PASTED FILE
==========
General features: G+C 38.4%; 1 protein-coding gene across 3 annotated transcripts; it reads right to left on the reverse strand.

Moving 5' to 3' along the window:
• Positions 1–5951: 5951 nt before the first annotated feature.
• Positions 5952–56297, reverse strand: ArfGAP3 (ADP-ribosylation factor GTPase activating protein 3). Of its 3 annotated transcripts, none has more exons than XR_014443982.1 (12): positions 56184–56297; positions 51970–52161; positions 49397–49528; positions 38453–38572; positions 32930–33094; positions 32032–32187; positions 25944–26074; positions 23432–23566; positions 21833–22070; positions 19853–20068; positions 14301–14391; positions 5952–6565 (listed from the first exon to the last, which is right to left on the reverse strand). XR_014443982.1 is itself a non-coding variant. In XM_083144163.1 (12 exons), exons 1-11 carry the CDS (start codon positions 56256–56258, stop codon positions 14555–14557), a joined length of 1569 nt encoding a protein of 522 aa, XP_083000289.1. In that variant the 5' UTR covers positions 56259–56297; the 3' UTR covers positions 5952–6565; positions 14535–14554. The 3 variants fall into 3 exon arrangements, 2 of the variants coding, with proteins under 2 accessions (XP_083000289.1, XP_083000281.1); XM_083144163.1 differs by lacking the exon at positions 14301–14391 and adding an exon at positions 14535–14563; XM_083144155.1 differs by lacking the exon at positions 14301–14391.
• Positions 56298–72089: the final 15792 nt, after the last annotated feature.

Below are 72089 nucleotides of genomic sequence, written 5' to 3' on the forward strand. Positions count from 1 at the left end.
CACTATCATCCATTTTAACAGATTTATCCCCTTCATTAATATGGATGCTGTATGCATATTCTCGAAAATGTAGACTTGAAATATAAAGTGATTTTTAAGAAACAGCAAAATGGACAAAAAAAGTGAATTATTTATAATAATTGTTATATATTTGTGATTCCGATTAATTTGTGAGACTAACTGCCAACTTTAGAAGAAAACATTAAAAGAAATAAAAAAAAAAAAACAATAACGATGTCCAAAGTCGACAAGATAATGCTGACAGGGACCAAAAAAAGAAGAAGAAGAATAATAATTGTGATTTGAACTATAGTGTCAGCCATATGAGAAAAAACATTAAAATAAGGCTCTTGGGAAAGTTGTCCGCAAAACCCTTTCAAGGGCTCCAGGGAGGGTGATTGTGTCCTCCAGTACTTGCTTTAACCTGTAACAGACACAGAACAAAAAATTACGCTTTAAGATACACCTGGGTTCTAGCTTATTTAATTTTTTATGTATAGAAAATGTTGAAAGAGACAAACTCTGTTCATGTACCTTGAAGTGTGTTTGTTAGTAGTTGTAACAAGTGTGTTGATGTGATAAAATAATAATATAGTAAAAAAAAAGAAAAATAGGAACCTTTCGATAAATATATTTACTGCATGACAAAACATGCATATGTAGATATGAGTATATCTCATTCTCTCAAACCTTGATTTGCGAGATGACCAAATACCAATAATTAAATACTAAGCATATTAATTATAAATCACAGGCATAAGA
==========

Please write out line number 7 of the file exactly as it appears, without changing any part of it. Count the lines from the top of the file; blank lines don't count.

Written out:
CACTATCATCCATTTTAACAGATTTATCCCCTTCATTAATATGGATGCTGTATGCATATTCTCGAAAATGTAGACTTGAAATATAAAGTGATTTTTAAGAAACAGCAAAATGGACAAAAAAAGTGAATTATTTATAATAATTGTTATATATTTGTGATTCCGATTAATTTGTGAGACTAACTGCCAACTTTAGAAGAAAACATTAAAAGAAATAAAAAAAAAAAAACAATAACGATGTCCAAAGTCGACAAGATAATGCTGACAGGGACCAAAAAAAGAAGAAGAAGAATAATAATTGTGATTTGAACTATAGTGTCAGCCATATGAGAAAAAACATTAAAATAAGGCTCTTGGGAAAGTTGTCCGCAAAACCCTTTCAAGGGCTCCAGGGAGGGTGATTGTGTCCTCCAGTACTTGCTTTAACCTGTAACAGACACAGAACAAAAAATTACGCTTTAAGATACACCTGGGTTCTAGCTTATTTAATTTTTTATGTATAGAAAATGTTGAAAGAGACAAACTCTGTTCATGTACCTTGAAGTGTGTTTGTTAGTAGTTGTAACAAGTGTGTTGATGTGATAAAATAATAATATAGTAAAAAAAAAGAAAAATAGGAACCTTTCGATAAATATATTTACTGCATGACAAAACATGCATATGTAGATATGAGTATATCTCATTCTCTCAAACCTTGATTTGCGAGATGACCAAATACCAATAATTAAATACTAAGCATATTAATTATAAATCACAGGCATAAGA